featured REVIEW


Zimbabwe Legit Brothers From The Mother Glow-In-The-Dark • 2005

13 years after the album was recorded, it’s finally released on Gitd Records! African brothers Dumi Right and Akim came straight out of the motherland to make it in the cruel American rap game, determined to give the dark continent a voice. Through Dave Funkenklein, they got signed with Hollywood Basic and released an EP. However, due to poor promotion and label troubles they never got a chance to make a proper breakthrough. But no more weeping, because here is their unreleased album, dusted off and ready to take the group where it belongs: in the annals of hip-hop history.

'Brothers from the Mother' contains songs that already appeared on the EP, an album that is treasured by many cratediggers who could lay hands up on it. For instance, the infamous DJ Shadow mix, one of the man’s greatest and earliest productions, the fantastic 'Doin Damage In My Native Language', which is ZL's mainly known single and 'To Bead Or Not To Bead', produced by Black Sheep’s Mr Lawnge. But even without these classic cuts, this album is all that. The production is charachterized by African roots and culture, containing tribal drums, rhythms and choruses. For example in 'Rhymin wit the African Symphony'; 'People jumpin to the thumpin of the tribal beats, that’s boomin the room and the drummer keeps beatin', the lyrics are not your average rhymes but fresh funky lines with a few stylistic, vocabulary twists and imagery 'My style is fat like Jabba The Hutt'. Also, you can hear the struggle for black awareness. For example, the complaints about an African culture being exploited by capitalist countries; 'The system runs the culture blind, Africa is not a trend, now it’s been commercialized' and secondly, slavery; 'In slave ships we were stuffed and cuffed and then sold as if you’re not enough...snatched from Africa like a baby from a breast'. Tracks like 'Basically Speaking', 'Definitely African' and 'Straight from The Mothership' bulk with Afrocentrism and also shine in production. Different kind of traditional African instruments like flutes and percussion are inserted in the beats and inflame you with a jungle fever. 'Give Up The Props' is an up-tempo track with funky horns, a dope Redman sample and a bugged out bass line. The album ends in style with 'More Damage', a typical Cadence production with sparkling jazzy loops and an old-school, Big Daddy Kane sample scratched in the chorus.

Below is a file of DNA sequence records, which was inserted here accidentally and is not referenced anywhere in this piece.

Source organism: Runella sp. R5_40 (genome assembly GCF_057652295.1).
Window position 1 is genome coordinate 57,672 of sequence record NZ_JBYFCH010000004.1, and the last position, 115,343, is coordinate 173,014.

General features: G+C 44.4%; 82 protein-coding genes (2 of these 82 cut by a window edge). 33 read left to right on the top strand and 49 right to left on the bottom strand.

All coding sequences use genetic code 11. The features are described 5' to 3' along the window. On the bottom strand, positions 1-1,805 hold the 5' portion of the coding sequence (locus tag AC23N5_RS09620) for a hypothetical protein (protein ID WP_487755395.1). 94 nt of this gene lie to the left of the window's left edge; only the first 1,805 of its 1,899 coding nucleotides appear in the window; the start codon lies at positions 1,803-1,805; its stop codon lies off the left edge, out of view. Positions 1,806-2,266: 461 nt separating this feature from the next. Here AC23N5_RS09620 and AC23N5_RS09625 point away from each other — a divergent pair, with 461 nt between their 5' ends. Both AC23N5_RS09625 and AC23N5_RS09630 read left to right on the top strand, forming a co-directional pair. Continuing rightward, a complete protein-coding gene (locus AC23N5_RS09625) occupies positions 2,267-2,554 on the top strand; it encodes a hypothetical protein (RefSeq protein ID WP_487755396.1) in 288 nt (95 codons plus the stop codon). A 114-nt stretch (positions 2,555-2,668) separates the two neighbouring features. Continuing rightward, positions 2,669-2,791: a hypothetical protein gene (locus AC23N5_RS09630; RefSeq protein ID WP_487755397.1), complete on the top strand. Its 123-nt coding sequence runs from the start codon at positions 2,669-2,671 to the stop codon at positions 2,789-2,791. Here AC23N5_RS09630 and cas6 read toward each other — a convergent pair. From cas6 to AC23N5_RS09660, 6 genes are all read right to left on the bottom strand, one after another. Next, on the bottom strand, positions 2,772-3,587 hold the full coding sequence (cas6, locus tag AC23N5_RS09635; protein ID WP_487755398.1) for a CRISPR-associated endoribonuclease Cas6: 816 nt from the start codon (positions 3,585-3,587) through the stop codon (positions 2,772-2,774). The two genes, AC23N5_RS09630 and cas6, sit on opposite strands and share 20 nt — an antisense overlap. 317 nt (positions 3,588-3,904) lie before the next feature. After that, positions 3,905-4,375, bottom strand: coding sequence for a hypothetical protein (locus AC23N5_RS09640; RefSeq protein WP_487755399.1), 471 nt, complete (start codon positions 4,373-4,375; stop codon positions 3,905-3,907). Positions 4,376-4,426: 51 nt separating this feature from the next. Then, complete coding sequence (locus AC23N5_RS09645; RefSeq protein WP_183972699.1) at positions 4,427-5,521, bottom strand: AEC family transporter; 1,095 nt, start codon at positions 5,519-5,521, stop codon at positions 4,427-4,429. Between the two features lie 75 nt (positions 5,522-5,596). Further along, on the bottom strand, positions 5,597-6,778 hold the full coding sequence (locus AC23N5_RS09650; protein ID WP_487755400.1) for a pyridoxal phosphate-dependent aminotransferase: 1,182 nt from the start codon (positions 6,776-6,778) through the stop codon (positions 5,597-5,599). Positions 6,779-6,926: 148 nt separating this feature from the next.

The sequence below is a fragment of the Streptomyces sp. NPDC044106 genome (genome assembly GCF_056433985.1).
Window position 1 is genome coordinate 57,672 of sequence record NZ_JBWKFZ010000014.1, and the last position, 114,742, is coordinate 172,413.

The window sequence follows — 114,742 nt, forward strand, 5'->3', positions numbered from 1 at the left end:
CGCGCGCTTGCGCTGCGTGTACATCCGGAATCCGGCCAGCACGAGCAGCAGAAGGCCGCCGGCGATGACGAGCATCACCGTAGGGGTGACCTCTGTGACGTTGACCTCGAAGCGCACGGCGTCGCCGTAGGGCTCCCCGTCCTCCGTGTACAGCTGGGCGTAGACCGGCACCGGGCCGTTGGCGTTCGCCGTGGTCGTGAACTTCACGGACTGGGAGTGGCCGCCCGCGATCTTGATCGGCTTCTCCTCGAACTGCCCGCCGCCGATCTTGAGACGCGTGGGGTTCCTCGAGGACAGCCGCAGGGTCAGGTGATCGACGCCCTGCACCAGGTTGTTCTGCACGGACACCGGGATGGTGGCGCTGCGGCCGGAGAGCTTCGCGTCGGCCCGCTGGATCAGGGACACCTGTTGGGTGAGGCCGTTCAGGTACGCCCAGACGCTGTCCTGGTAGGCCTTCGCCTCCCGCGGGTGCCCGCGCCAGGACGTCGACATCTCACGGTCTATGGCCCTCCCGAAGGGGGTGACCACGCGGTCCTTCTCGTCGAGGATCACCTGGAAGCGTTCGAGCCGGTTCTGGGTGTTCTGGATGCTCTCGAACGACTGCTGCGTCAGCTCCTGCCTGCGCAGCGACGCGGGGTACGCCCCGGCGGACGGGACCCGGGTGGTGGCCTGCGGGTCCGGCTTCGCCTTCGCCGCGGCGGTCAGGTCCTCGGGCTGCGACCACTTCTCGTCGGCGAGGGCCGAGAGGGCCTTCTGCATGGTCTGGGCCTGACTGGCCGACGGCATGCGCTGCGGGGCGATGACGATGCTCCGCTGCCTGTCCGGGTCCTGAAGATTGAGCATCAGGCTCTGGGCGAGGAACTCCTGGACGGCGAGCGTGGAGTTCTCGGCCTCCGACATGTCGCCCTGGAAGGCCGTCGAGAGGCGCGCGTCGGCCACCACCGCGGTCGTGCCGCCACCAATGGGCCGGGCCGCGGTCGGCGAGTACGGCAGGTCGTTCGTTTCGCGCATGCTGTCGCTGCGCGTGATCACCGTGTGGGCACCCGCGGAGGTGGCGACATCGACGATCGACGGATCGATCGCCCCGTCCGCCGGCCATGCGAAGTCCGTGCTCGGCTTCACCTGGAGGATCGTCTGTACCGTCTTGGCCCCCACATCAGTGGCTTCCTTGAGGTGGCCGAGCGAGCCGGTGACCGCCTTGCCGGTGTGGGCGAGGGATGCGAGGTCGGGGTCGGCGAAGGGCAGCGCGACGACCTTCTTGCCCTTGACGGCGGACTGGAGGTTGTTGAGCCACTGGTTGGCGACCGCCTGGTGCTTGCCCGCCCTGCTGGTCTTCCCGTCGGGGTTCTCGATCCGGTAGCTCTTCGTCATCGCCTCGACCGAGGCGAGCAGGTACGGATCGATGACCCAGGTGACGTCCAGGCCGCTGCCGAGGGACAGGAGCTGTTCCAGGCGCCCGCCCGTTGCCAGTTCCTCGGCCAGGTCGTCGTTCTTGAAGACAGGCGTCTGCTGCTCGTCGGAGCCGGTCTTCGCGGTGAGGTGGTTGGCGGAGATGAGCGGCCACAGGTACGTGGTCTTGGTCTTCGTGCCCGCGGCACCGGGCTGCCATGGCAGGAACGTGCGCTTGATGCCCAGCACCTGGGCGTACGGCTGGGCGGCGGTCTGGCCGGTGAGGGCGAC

And so, early 90s hip-hop returns with a deeper African soul than it ever had. Straight Afrocentrism like one could find on Last Poets, X-Clan, Poor Righteous Teachers and Jungle Brothers albums. This album, like no other, takes it back to the mothership, even further than Parliament did. Available on enhanced CD (including the video clip of 'Doin Damage In My Native Language') or vinyl, make sure to pick this up because this is regained classic material, guaranteed to make a fan’s day.

POSTED ON 07|13|2005 by cpf

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